Artfelt – The Children’s Hospital Charity’s arts programme – is an ongoing project that creates colourful and engaging art in Sheffield Children's Hospital, by brightening the walls, making our children smile and engaging them in creative workshops - whether they are here long term or just for a few hours.
Our surroundings have a powerful effect on how we feel, and that’s especially important in a hospital, where the environment can influence wellbeing and comfort for our patients, visitors and staff. We always need funding to continue this invaluable work for our patients.
Find out more in our Artfelt section.
Play can be a very important part of treatment for children. As well as being used for fun it also creates distraction and can be used to describe or teach children about their treatment in a language they understand.
Our surroundings have a powerful effect on how we feel, and that’s especially important in a hospital, where the environment can influence the well-being and comfort for our patients and their families. Graham Royle, CEO of GRI Group who has match funded two Christmas appeals said, “The Children’s Hospital Charity is renowned for funding highly specialised technology for improving patients’ treatment but less well known for its hugely important investments in patients’ well-being. It is believed that relieving stress aids recovery, so the new play tower in the new of the hospital has massive medical benefits, as well as providing the children with lots of fun.”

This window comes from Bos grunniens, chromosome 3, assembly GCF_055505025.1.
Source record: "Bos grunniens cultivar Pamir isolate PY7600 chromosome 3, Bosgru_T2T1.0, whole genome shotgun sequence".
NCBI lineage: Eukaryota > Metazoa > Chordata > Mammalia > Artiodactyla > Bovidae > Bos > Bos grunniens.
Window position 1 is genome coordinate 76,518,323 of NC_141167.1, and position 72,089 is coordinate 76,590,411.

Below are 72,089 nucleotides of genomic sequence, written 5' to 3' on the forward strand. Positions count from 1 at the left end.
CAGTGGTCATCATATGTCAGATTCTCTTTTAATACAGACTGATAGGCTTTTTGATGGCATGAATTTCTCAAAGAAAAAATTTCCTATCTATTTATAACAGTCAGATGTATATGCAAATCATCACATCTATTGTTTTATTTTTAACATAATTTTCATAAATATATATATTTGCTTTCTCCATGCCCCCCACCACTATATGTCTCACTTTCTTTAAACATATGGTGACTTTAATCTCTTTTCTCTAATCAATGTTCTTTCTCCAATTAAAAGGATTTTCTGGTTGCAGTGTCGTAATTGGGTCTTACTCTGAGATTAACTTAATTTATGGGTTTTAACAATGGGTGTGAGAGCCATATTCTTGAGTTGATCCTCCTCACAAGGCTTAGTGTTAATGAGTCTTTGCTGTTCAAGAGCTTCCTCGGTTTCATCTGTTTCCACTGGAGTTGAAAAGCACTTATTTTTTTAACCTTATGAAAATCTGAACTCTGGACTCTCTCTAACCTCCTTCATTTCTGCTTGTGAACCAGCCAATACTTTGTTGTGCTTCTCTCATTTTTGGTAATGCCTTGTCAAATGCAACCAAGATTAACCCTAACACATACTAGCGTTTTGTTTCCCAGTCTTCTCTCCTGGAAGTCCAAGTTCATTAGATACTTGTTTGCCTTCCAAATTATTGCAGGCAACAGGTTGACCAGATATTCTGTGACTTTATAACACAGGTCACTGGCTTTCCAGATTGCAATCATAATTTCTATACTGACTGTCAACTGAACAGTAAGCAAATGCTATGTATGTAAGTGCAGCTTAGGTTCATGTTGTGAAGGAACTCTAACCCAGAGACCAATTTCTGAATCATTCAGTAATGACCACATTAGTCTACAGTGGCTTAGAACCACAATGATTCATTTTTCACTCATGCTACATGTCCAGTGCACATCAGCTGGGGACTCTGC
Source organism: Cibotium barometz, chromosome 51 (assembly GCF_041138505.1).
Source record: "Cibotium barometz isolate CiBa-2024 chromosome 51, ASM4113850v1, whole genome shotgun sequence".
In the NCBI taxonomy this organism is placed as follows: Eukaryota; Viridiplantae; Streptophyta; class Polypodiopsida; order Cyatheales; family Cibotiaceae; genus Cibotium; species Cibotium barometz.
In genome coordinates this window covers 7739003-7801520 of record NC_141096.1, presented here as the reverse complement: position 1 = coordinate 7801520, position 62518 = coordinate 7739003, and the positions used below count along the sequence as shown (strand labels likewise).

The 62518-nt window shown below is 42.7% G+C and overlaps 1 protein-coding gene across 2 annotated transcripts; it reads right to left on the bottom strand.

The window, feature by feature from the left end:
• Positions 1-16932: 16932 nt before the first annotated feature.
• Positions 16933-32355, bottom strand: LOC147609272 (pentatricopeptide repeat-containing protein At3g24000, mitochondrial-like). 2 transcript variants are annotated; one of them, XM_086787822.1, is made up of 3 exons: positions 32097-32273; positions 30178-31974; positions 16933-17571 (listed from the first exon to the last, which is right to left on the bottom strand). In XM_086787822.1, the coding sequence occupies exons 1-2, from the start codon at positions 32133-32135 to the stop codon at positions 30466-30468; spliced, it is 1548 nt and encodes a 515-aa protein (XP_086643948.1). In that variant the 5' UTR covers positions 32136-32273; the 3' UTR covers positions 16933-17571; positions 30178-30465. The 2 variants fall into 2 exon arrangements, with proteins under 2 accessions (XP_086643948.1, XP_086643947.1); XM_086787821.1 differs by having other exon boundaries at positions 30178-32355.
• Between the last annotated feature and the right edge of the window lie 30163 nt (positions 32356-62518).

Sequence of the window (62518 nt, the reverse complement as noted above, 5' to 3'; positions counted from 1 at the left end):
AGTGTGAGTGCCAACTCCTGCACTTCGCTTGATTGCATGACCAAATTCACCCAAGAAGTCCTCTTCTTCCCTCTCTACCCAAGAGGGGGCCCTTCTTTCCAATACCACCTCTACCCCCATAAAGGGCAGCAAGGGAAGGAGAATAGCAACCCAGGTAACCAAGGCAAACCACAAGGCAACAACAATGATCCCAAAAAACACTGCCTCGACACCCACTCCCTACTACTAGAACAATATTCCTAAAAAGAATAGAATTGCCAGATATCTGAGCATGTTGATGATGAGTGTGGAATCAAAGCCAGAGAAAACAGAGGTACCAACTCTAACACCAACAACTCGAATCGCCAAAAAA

At Sheffield Children's Hospital, a team of play specialists work hard to help make hospital stays that bit easier for our young patients. They work to provide entertainment, fun and distraction for children of all ages - taking their minds of painful treatments and breaking up long stays on the wards.
Our Giggle Doctors bring fun, magic and smiles to the wards of Sheffield Children's Hospital, proving that laughter really is the best medicine. Donning colourfully decorated white coats, unusual hair styles and plenty of sparkle, the doctors engage the many children who pass through the hospital doors each day in fun and games, sing-alongs, balloon making and more - to help take patient’s minds off their treatment.
We need to get patients who urgently need critical care to our Major Trauma Centre, Emergency Department as soon as possible. It really is the difference between life and death - the first 60 minutes are critical.